A child is defined as ‘stunted’ if they are too short for their age. Child wasting refers to a child who is too thin for his or her height and is the result of recent rapid weight loss or the failure to gain weight. A child who is moderately or severely wasted has an increased risk of death, but treatment is possible. The most direct causes of stunted growth are inadequate nutrition (not eating enough or eating foods that lack growth-promoting nutrients) and recurrent infections or chronic or diseases which cause poor nutrient intake, absorption or utilisation. On its part, wasting of a child is caused by inadequate calorie intake, malabsorption of nutrients, an altered metabolic rate, and hormone deficiency. Physicians need to monitor body composition of people with HIV to prevent and reverse the loss of lean body mass.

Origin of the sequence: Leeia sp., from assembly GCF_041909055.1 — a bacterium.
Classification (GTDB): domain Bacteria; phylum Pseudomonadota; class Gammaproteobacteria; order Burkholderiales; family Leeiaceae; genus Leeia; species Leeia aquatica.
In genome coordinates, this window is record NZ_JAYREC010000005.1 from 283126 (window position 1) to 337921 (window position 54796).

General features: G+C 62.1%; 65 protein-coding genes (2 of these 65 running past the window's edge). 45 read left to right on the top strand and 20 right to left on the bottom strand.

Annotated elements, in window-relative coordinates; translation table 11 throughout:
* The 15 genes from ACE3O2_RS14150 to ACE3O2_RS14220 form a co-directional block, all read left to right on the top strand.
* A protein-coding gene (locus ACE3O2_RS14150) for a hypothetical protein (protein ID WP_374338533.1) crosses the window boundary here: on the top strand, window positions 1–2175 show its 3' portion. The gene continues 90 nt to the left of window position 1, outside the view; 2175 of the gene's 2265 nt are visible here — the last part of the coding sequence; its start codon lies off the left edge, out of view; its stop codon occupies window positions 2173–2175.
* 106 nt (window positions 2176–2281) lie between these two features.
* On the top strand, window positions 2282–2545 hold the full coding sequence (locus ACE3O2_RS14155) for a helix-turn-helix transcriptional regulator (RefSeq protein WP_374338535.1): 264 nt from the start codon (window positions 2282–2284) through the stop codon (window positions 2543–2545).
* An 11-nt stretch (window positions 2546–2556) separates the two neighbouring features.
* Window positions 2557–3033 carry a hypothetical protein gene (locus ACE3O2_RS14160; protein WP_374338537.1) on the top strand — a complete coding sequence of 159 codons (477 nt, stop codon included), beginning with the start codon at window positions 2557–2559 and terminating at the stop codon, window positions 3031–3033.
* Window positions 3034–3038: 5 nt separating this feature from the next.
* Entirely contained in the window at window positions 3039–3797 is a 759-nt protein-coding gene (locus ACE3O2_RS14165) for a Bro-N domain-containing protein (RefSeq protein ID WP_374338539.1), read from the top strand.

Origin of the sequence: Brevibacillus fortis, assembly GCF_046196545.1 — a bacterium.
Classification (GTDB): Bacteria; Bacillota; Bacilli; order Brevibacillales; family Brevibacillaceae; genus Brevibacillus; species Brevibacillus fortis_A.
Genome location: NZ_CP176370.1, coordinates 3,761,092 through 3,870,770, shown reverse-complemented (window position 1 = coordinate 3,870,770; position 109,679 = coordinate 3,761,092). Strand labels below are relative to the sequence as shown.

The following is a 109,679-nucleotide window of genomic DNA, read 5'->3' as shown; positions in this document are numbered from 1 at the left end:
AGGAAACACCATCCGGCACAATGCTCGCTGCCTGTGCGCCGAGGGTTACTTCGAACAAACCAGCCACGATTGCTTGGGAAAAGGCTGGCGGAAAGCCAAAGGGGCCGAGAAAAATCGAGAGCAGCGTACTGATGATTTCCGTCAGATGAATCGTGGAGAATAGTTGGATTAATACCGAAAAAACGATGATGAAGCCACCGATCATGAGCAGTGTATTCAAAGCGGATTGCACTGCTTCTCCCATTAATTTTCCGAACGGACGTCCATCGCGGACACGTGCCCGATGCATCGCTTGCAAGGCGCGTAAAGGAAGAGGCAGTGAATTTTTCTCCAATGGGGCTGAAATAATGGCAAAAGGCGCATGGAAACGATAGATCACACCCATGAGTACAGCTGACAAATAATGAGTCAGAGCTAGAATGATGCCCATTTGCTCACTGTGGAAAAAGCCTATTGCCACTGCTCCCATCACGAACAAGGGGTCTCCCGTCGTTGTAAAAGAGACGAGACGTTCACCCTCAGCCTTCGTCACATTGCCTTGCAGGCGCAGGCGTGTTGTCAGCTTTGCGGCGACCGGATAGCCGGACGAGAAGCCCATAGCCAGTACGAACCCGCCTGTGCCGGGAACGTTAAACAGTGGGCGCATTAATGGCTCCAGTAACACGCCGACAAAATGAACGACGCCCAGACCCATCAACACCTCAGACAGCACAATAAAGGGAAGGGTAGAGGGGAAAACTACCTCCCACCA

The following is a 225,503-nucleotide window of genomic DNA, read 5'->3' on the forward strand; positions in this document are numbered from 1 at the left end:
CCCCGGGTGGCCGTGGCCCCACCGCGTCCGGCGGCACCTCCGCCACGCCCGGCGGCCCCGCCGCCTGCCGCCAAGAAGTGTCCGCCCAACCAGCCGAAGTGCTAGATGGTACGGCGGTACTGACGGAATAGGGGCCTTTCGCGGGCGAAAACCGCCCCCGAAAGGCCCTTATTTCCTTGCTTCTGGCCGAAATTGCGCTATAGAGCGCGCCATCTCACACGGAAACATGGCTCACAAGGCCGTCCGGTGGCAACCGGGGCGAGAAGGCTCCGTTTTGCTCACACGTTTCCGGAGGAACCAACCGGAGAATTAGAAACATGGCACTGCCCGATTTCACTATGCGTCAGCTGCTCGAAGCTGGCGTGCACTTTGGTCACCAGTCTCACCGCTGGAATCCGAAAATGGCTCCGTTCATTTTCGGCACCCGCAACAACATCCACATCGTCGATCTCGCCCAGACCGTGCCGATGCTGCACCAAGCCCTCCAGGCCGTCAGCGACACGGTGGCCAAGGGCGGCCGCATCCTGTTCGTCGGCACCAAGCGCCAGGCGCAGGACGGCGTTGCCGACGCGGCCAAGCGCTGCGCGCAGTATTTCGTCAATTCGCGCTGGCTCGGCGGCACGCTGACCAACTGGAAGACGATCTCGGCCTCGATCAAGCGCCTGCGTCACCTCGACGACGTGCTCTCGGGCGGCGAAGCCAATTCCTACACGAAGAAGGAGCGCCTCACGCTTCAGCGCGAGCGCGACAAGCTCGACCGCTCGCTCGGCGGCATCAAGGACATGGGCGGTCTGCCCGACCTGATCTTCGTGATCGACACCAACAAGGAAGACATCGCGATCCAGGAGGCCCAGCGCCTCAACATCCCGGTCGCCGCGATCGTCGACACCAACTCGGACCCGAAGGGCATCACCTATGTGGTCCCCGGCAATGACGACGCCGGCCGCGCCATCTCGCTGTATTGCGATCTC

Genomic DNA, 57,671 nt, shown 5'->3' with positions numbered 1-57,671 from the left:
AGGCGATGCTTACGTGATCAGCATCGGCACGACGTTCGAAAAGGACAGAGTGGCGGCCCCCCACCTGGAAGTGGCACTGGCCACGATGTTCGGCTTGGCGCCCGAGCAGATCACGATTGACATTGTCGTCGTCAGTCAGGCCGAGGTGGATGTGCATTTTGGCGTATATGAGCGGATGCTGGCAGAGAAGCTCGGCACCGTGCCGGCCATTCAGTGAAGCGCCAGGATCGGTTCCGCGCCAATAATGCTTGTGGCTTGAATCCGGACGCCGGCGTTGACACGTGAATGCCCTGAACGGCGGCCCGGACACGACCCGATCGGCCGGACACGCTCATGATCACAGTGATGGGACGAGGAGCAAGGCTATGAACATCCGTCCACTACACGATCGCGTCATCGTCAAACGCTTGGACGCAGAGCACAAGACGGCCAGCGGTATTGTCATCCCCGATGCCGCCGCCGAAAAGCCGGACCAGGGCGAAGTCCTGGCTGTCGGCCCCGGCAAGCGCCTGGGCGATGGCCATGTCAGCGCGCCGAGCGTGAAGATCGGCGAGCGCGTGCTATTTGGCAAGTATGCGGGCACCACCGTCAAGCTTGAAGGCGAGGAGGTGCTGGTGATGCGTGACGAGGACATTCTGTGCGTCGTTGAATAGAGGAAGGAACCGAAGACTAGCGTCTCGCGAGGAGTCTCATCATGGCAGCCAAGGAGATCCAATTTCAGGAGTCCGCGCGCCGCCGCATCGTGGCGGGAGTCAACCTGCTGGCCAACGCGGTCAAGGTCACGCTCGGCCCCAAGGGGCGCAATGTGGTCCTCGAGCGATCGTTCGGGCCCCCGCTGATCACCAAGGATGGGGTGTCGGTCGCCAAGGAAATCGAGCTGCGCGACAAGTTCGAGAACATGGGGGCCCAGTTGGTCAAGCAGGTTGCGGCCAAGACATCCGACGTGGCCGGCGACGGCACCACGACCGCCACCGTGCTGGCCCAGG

“On the duration of treatment for both a stunted and wasted child, the nutrition specialist said, “Immediately the child is screened and you find out that the child is severely malnourished, they should be referred to the health centre.” Ezeogu said that it was imperative to ensure that the high numbers of stunted and wasted children did not continue to increase because stunting has dire consequences on physical growth and cognitive development. “Do we want this number to continue because we know that stunting does not just affect physical growth but also cognitive development?” Ezeogu asked. Speaking further, she said once the effect of stunting has set in it is irreversible.